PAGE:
Mueller Report Page 232 of 448

Text Translation

advisors had developed a “party line” that Trump had no business with Russia and no connections
to Russia.45

In addition to denying any‘connections with Russia, the Trump Campaign reacted to reports
of Russian election interference in aid of the Campaign by seeking to distance itself from Russian
contacts. For example, in August 2016, foreign policy advisor JD. Gordon declined an invitation
to Russian Ambassador Sergey Kislyak’s residence because the timing was “not optimal” in view
of media reports about Russian interference.46 On August 19, 2016, Manafort was asked to resign
amid media coverage scrutinizing his ties to a prouRussian political party in Ukraine and links to
Russian business/47 And when the media published stories about Page’s connections to Russia in
September 2016, Trump Campaign officials terminated Page’s association with the Campaign and
told the press that he had played “no role” in the Campaign.48

On October 7, 2016, WikiLeaks released the first set of emails stolen by a Russian
intelligence agency from Clinton Campaign chairman John Podesta.49 The same day, the federal
government announced that “the Russian Government directed the recent compromises of e-mails
from US persons and institutions, including from US political organizations.”50 The government
statement directly linked Russian hacking to the releases on WikiLeaks, with the goal of interfering
with the presidential election, and concluded “that only Russia’s senior-most officials could have
authorized these activities” based on their “scope and sensitivity.”51

On October 11, 2016, Podesta stated publicly that the FBI was investigating Russia’s
hacking and said that candidate Trump might have known in advance that the hacked emails were
going to be released.52 Vice Presidential Candidate Mike Pence was asked whether the Trump

45 Cohen 11/20/18 302, at 1; Cohen 9/18/18 302, at 3-5. The formation of the “party line” is
described in greater detail in Volume II, Section 11.81, infra.

46 DJTFP00004953 (8/8/16 Email, Gordon to Pchelyakov) (stating that “[t]hese days are not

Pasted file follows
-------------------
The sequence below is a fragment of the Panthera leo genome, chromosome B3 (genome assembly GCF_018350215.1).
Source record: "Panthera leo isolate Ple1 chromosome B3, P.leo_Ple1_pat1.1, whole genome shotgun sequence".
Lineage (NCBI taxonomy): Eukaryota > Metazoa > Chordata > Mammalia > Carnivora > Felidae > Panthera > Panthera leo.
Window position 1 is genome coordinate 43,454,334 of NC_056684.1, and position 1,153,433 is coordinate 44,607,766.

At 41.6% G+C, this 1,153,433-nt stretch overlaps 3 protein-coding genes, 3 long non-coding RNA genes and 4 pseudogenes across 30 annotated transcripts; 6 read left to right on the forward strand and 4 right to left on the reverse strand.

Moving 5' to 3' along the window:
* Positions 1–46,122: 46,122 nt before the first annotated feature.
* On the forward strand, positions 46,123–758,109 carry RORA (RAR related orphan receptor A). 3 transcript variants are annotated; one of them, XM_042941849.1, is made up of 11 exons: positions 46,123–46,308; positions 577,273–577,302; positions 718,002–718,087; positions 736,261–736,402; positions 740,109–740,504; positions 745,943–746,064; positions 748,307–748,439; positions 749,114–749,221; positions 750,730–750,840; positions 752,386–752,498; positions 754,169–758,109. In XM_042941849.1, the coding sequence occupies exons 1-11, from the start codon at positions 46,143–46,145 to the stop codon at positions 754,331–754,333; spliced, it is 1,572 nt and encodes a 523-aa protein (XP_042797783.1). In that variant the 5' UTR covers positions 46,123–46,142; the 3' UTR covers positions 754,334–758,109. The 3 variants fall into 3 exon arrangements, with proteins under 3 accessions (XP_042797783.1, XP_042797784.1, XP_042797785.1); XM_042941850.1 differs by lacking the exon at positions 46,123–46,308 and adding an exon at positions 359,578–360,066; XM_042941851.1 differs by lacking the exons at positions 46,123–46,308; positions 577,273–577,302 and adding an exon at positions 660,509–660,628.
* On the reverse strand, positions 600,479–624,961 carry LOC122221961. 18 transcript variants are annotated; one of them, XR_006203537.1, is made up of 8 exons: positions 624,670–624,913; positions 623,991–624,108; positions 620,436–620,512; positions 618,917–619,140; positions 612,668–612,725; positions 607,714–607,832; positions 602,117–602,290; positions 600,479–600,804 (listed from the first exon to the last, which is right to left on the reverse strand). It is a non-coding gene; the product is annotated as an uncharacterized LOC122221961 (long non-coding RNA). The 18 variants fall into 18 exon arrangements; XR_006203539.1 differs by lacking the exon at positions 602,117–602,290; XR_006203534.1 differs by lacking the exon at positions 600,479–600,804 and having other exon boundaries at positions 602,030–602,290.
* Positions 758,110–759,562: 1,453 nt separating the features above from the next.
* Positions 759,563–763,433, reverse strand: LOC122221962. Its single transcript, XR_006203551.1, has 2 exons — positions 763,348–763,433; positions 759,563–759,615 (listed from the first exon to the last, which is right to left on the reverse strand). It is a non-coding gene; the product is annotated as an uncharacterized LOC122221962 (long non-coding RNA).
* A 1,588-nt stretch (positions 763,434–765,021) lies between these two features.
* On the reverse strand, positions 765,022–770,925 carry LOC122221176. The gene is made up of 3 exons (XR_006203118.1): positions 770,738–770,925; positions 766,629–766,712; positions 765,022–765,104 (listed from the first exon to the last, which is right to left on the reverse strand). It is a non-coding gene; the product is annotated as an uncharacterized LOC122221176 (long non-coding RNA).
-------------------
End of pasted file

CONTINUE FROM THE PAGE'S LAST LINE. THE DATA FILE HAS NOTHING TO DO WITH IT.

optimal for us, as we are busily knocking down a stream of false media stories”). The invitation and
Gordon’s response are discussed in Volume 1, Section IV.A.7.a, supra.

47 See, e.g., Amber Phillips, Paul Manafort’s complicated ties to Ukraine, explained, Washington
Post (Aug. 19, 2016) (“There were also a wave of fresh headlines dealing with investigations into
[Manafort’s] ties to a pro-Russian political party in Ukraine”); Tom Winter & Ken Dilanian, Donald Trump
Aide Paul Manafort Scrutim'zed for Russian Business T z'es, NBC (Aug. 18, 2016). Relevant events
involving Manafort are discussed in Volume 1, Section IV.A.8, supra.

48 Michael Isikoff, U.S. intel oflicials probe ties between T rump adviser and Kremlin, Yahoo News
(Sep. 23, 2016); see, eg, 9/25/16 Email, Hicks to Conway & Bannon; 9/23/16 Email, J. Miller to Bannon
& S. Miller; Page 3/16/17 302, at 2.

‘9 @WikiLeaks 10/7/16 (4:32 pm. ET) Tweet.

5° Joint Statement from the Department Of Homeland Security and Office of the Director of
National Intelligence on Election Security, DHS (Oct. 7, 2016).

51 Joint Statement from the Department Of Homeland Security and Office of the Director of
National Intelligence on Election Security, DHS (Oct. 7, 2016).

52 John Wagner & Anne Gearan, Clinton campaign chairman ties email hack to Russians, suggests
Trump had early warning, Washington Post (Oct. 1 l, 2016).



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